Syria’s critical role in the Iranian presidential election

Syria’s agony has been a critical factor in the surprise outcome of Iran’s presidential election. Iran’s Supreme Leader has risked a second opening to the west by allowing Dr Hassan Rouhani’s election to stand. The west must respond urgently in kind.

Linda Heiden
21 June 2013

Syria’s terrifying descent into carnage has had one positive outcome: the spectre of civil unrest being hijacked and transformed into a catastrophic war has enabled hope to re-emerge through the ballot box in Iran.     

“We don’t want Iran to become like Syria.  Now the elections are our only way to try to change things so we have to use them,” one young woman in Tehran told me.  Another who queued to vote in London last Friday said, “I don’t know if they will listen.  I don’t want this regime, but we have to try every way open to us to change it. And we are threatened by the US; I want America to count my vote, too.  I don’t want war.  I want peaceful change.” 

After the regime’s vicious suppression of the Green Movement following the 2009 election, there were calls to boycott the election this time around.  In Europe, boycott proponents launched an imaginative counter-campaign urging Iranians to cast their ballot online for a fictitious graphic novel heroine modelled on the mother of a young man murdered during the protests four years ago. 

In the end, however, the vast majority of Iranians heeded warnings that “boycotting simply hands victory to the extremists”.  Endorsements by former presidents Rafsanjani (Supreme Leader Khamenei’s ‘moderate’ arch rival) & Khatami (a leading reformist) set off a landslide of votes that propelled ‘moderate’ president-elect Hassan Rouhani to the top of the poll. 

Meanwhile, Khamenei‘s inability to unify his fractious supporters meant they had no one to rally round to quash Rouhani’s stunning victory.  The final result showed Rouhani garnering well over 3 times the tally of his nearest competitor, and 1.7 million votes more than all his competitors put together.   A second round was unthinkable.  Khamenei could not risk millions of protesters bursting into the streets again, and another period of bloody crackdowns.  Syria’s trajectory showed all too graphically how another period of conflict could rapidly escalate out of control.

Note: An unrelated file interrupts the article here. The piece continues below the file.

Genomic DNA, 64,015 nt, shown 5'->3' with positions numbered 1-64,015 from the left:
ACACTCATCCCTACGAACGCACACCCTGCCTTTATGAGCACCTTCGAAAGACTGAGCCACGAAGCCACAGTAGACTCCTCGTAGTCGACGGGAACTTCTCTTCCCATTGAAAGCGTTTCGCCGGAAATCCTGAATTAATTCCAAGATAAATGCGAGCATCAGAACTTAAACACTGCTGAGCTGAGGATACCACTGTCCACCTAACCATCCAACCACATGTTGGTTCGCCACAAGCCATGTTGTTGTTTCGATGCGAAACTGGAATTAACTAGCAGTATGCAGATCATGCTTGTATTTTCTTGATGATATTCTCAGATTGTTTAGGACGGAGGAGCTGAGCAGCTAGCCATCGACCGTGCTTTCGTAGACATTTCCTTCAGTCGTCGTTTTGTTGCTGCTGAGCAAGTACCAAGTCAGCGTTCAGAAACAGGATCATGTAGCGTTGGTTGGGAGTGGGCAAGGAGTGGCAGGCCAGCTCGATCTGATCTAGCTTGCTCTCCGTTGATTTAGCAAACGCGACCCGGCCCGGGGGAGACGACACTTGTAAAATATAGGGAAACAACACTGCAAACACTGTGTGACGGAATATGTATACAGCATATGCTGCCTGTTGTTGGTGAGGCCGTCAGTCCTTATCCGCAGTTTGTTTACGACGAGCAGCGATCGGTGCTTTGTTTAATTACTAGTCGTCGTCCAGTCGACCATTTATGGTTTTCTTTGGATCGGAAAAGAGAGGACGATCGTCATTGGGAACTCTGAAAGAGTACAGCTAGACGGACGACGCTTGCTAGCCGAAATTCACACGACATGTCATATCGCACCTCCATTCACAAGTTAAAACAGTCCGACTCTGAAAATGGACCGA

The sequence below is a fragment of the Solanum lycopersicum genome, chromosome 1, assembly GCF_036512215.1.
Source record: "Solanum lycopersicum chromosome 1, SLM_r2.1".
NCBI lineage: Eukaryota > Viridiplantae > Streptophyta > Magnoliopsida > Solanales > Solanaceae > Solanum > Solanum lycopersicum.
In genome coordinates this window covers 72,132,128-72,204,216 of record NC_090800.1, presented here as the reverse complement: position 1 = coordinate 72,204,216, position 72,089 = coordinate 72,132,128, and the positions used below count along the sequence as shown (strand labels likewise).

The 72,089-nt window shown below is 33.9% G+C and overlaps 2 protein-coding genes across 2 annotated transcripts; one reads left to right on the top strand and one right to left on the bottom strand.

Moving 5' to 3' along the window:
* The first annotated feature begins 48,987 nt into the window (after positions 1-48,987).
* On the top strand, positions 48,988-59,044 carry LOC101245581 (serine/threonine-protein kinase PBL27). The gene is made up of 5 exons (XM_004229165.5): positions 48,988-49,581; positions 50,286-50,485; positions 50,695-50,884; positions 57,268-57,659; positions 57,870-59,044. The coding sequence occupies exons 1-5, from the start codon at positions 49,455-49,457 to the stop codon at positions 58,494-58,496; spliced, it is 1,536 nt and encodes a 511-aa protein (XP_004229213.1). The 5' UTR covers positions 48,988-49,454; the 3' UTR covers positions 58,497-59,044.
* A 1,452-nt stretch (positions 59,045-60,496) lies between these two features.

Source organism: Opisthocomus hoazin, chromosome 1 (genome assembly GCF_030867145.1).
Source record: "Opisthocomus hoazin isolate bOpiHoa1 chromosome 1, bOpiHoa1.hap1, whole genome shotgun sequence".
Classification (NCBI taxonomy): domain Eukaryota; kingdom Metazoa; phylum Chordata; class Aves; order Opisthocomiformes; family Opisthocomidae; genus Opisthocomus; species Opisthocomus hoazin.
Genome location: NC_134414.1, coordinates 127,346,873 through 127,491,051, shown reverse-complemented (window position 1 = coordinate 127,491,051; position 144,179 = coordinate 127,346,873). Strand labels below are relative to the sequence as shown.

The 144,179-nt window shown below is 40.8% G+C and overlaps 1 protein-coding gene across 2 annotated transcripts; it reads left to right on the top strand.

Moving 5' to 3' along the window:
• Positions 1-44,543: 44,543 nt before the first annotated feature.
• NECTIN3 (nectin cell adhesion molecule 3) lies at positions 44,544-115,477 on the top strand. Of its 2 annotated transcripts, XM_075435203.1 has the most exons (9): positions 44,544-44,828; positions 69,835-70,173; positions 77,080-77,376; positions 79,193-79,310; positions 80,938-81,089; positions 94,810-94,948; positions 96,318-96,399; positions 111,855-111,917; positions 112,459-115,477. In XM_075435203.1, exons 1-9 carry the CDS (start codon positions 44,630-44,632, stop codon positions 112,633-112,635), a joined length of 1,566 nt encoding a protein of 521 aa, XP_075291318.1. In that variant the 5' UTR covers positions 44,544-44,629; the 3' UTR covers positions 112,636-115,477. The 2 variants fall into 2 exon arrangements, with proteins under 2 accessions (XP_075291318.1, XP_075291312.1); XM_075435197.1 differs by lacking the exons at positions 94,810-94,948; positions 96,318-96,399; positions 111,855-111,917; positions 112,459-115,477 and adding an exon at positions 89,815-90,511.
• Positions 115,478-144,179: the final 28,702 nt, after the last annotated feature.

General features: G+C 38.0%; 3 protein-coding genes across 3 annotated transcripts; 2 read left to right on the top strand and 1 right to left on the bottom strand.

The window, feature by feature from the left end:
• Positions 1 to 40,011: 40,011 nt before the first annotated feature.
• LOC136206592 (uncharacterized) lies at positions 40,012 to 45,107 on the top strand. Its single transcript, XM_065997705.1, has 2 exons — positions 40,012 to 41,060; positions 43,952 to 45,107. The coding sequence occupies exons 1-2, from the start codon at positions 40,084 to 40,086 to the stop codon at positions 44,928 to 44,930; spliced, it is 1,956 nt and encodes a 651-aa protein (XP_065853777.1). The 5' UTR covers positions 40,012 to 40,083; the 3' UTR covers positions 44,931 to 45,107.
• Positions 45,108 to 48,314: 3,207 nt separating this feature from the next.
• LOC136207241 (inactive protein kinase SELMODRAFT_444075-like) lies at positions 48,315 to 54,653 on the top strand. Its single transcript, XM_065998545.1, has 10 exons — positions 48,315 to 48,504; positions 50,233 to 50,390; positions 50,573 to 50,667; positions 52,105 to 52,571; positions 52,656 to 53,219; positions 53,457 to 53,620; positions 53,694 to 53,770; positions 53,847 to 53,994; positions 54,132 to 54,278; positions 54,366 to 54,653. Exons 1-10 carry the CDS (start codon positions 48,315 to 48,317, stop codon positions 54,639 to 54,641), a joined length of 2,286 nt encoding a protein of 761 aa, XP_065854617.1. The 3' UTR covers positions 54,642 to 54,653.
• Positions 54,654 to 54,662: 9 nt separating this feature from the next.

Recent developments in Syria have helped Khamenei keep his nerve in letting the election result stand.  Syria’s peaceful demands for change in 2011 rapidly turned into an existential issue for the Iranian regime as well as Assad’s.  The road to toppling Tehran was said to run through Damascus.  Assad’s extreme brutality against his peaceful opponents provided a perfect opportunity for Iran’s enemies to head down that road.  The Gulf Arab sheikdoms began flooding Syria with arms controlled by battle-hardened, rabidly sectarian Sunni jihadists. 

Militarisation of the Syrian opposition removed the example of peaceful demonstrators so threatening to Gulf rulers, and began turning Syria into a base for an anti-Shia jihad against Iran’s strategic regional allies: Assad, Lebanon’s Hezbollah and the Shia-dominated Iraqi government.   As jihadi radicals became dominant within the Syrian armed opposition, their counterparts in Iraq and Lebanon began reasserting themselves.  From the early days of Assad’s troubles, Iran’s Revolutionary Guard had lost no time in providing intelligence, expert advice, training and material support to their ruthless ally.  As the threat of a Sunni insurgency spread across the region, Iran convinced Hezbollah and Iraq’s Shia leadership that Assad’s fight has become a question of survival for them, too.  In recent months, both have sent in enough  seasoned fighters and equipment to turn the tide, retaking strategically critical towns and villages, and breathing new life into Assad’s beleaguered forces.